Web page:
Urban Food Forests
I’m very excited to have attended the first planning meeting for the Brown’s Mill Food Forest, which is going to be the country’s largest food forest just 3 miles from my house! There is a substantial amount of planning and planting to come, and lots of educational opportunities as well. I’m happy to have a great project to get involved with on a local level!
After reading an article about Atlanta’s newest food forest project, I immediately contacted the organizers and volunteered to help. I got to attend an organizational meeting on Saturday, January 21st, while many of my friends were marching in the rain at the Women’s March in cities all over the world.
What makes a Food Forest?
So what is a food forest, you ask? Here are my notes from presentations I heard, along with my observations.
A food forest is a gardening technique made up of layers of edible trees, shrubs and groundcovers. It contains perennial, diverse and multilayered landscaping. An established food forest can have up to 9 active layers including roots, herbs, ground cover, understory, shrubs, vines, and canopy. It should provide sustainable features for healthy cities, diverse and healthy foods, and good public space. The food forest should be flexible, have varied spaces, be well-connected (such as bike paths), and be centrally located. There is an emphasis on long-term sustainability through perennials, along with annual plantings such as spaces for community garden plots.
Beacon Hill Food Forest in Seattle was featured as a case study. You’ve probably seen the memes that Seattle is building a park where the food grows on tress and is free to everyone, this is that project. Beacon Food Forest started in 2010, and has grown into a beautiful space where the community can come together for classes, potlucks, and music jams.
Brown’s Mill Food Forest
The first organizational meeting was well-attended, with presentations from many experts. We heard from Melanie Bowerman, Master Landscaper from UGA; Rangers from The Parks Department; farmer Jamie Rosenthal from Shades of Green Permaculture that had developed his own small food forest (his presentation included the many edible plants that are native to this area that would be easy to grow and everyone in the room started drooling); and a representative from The Conservation Fund, Shannon Lee, who talked about their Parks with Purpose program.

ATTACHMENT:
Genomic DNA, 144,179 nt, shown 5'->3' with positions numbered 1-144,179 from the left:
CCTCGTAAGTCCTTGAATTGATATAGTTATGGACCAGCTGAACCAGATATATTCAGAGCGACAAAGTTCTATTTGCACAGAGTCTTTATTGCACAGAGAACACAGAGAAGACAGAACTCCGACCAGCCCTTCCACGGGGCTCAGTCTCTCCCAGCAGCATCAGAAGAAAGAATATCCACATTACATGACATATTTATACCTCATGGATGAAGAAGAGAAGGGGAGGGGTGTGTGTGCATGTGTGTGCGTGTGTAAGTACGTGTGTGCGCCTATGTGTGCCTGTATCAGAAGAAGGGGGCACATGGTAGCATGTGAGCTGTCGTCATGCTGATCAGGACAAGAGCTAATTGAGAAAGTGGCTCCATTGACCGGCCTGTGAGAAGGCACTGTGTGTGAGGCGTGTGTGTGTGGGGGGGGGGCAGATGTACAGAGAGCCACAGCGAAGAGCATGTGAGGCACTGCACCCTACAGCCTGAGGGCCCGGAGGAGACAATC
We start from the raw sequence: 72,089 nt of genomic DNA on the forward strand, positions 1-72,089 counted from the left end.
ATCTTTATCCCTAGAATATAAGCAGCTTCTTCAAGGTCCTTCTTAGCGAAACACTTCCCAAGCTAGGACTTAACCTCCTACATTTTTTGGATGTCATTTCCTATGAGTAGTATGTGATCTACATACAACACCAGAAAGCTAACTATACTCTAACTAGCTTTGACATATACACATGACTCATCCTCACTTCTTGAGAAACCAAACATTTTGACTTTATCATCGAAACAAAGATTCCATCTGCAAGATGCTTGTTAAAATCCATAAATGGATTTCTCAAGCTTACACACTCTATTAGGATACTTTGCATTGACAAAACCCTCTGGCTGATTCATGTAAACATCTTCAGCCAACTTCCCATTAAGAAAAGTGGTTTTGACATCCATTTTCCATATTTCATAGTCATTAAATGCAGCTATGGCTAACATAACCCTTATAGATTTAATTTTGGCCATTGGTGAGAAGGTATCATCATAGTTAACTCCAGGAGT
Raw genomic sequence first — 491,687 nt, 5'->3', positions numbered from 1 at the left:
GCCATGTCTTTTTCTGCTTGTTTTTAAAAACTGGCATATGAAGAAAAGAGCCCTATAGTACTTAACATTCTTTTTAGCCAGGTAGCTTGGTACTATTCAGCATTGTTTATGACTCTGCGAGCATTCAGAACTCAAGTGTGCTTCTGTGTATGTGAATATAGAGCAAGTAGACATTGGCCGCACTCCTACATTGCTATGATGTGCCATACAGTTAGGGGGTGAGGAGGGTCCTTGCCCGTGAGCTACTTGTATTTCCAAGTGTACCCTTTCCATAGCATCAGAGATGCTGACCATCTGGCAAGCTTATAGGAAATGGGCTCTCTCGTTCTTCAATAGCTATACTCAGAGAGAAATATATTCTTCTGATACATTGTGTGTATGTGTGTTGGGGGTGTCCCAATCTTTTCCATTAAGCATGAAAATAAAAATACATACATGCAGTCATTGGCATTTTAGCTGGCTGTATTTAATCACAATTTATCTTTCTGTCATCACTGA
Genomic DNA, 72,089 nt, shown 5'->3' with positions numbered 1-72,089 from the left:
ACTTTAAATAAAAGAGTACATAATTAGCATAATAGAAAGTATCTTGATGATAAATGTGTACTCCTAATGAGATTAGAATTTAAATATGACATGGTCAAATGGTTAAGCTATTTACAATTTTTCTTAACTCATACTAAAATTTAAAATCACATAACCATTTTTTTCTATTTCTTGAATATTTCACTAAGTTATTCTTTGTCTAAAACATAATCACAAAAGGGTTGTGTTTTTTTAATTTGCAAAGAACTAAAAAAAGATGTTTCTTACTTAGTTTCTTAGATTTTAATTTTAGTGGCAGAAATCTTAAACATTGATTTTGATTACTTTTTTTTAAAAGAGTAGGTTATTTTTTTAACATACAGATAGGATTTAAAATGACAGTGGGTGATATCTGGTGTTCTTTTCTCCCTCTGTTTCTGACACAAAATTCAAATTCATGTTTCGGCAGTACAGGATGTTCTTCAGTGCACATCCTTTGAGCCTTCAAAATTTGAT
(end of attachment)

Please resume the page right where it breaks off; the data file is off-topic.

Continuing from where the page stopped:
Each had worked with food forests and park development at different levels, and were very positive about the prospects. There were a few neighbors who live right next to the property at the meeting as well, and they voiced several concerns over security. In the Parks Department activity, we were encouraged to write out Hopes, Concerns, and Expectations for the space. Security came up fairly often, so that will have to be addressed seriously when committees start to form.
I’m excited to get involved on an educational side, plus I can’t wait to harvest some locally grown produce! (The land was a family farm for many decades, so there are already some established fruit and pecan trees there.) I’m planning on attending the next meeting which is tentatively set for February 22nd (time and location is yet TBD). If you are interested, let me know and I’ll keep you in the loop as I get info on meeting times.
To find out more, check out:
Community Food Forests – Collaboratively growing & harvesting food in forest-like ecosystems
Beacon Food Forest in Seattle
Shannon Lee – email@example.com
Elizabeth Beak – firstname.lastname@example.org